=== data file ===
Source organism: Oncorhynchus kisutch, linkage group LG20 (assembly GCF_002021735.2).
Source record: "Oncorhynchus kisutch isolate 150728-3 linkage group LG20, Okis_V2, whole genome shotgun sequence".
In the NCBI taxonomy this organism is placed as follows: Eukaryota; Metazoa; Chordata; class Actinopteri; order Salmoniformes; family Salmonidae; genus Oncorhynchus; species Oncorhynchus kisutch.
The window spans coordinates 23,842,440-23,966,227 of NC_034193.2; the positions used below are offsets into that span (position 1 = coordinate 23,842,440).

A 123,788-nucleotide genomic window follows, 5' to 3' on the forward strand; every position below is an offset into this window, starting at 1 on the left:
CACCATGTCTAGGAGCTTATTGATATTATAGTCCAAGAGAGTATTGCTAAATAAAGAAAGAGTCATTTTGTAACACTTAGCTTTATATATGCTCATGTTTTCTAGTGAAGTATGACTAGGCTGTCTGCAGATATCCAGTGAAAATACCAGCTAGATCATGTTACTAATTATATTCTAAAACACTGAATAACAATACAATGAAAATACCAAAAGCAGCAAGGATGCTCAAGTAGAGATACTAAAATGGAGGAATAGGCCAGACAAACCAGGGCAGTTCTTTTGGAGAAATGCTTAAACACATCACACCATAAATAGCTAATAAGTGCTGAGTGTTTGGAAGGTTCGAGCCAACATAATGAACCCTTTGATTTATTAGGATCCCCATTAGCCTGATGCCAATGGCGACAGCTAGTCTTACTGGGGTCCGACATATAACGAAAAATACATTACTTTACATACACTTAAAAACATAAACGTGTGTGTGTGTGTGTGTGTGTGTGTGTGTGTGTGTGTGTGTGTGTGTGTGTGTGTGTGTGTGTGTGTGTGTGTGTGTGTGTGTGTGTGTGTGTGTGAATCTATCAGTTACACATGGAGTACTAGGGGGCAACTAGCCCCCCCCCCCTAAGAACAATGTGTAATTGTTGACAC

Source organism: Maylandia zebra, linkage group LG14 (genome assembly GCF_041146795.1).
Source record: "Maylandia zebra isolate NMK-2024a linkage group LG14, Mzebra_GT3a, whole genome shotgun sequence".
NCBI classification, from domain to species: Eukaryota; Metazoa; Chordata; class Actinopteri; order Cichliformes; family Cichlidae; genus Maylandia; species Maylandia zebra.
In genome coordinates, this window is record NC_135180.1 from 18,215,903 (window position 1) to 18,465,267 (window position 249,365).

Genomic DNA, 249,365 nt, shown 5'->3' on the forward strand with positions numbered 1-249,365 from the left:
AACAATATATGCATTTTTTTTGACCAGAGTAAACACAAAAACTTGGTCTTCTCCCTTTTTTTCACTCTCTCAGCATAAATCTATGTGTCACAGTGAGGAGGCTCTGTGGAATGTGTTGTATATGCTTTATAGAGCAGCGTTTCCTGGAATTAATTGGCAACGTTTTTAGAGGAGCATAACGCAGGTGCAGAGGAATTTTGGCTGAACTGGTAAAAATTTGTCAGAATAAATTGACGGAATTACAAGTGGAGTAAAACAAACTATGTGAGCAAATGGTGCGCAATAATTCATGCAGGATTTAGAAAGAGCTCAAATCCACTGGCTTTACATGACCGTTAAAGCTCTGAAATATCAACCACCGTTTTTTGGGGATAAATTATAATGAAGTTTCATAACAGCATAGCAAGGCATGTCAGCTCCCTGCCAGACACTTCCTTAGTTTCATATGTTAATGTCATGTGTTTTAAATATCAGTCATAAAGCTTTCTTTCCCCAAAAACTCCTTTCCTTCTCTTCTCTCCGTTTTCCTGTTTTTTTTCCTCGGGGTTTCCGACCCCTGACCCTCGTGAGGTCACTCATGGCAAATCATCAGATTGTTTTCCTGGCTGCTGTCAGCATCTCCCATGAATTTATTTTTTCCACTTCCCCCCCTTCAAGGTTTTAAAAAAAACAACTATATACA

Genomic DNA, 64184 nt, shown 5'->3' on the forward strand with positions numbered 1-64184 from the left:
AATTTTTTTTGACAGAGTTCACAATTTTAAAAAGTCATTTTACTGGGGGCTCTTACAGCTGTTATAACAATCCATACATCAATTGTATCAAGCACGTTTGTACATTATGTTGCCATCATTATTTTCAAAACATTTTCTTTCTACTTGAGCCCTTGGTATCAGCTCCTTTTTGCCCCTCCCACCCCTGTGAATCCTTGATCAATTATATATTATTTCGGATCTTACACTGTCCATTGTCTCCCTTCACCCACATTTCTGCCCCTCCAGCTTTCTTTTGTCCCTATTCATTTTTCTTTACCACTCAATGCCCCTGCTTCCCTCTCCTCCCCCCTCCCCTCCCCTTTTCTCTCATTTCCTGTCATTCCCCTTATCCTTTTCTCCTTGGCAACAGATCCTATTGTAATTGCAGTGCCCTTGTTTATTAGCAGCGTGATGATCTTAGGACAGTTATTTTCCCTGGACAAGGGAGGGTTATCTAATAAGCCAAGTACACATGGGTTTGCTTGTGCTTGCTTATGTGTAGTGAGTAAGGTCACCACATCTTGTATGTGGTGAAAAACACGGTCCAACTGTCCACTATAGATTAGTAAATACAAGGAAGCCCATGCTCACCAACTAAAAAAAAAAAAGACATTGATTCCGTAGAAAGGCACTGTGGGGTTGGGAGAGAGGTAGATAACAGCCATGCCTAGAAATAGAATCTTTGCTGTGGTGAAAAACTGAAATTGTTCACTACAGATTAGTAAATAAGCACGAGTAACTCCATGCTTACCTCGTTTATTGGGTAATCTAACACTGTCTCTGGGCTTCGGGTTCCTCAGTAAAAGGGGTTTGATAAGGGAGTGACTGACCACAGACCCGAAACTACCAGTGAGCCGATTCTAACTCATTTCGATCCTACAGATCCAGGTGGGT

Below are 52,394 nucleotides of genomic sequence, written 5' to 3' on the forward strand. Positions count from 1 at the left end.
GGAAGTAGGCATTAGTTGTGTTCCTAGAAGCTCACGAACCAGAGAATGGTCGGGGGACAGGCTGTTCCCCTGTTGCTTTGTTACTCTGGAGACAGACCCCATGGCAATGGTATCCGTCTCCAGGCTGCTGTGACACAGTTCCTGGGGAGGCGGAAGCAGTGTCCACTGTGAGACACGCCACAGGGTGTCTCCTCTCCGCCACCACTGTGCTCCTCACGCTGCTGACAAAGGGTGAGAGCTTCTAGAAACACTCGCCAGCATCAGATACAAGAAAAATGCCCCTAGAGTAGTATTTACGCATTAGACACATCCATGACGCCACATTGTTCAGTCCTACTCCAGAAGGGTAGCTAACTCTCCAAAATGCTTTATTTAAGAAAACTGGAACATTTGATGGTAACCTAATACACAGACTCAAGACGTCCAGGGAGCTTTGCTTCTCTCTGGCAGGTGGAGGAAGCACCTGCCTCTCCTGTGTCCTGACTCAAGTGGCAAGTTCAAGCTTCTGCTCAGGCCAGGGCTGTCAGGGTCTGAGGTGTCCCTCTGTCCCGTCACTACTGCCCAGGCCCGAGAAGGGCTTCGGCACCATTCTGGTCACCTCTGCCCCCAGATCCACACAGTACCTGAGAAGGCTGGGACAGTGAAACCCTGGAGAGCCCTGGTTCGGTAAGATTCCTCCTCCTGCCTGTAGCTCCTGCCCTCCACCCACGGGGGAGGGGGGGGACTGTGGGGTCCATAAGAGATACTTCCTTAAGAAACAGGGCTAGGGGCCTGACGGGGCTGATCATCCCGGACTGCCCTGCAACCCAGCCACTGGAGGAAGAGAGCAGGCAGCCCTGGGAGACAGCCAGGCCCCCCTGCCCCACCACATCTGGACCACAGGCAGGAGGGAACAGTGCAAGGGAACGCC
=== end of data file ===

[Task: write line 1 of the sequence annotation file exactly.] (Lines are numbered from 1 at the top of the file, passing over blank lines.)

Source organism: Oncorhynchus kisutch, linkage group LG20 (assembly GCF_002021735.2).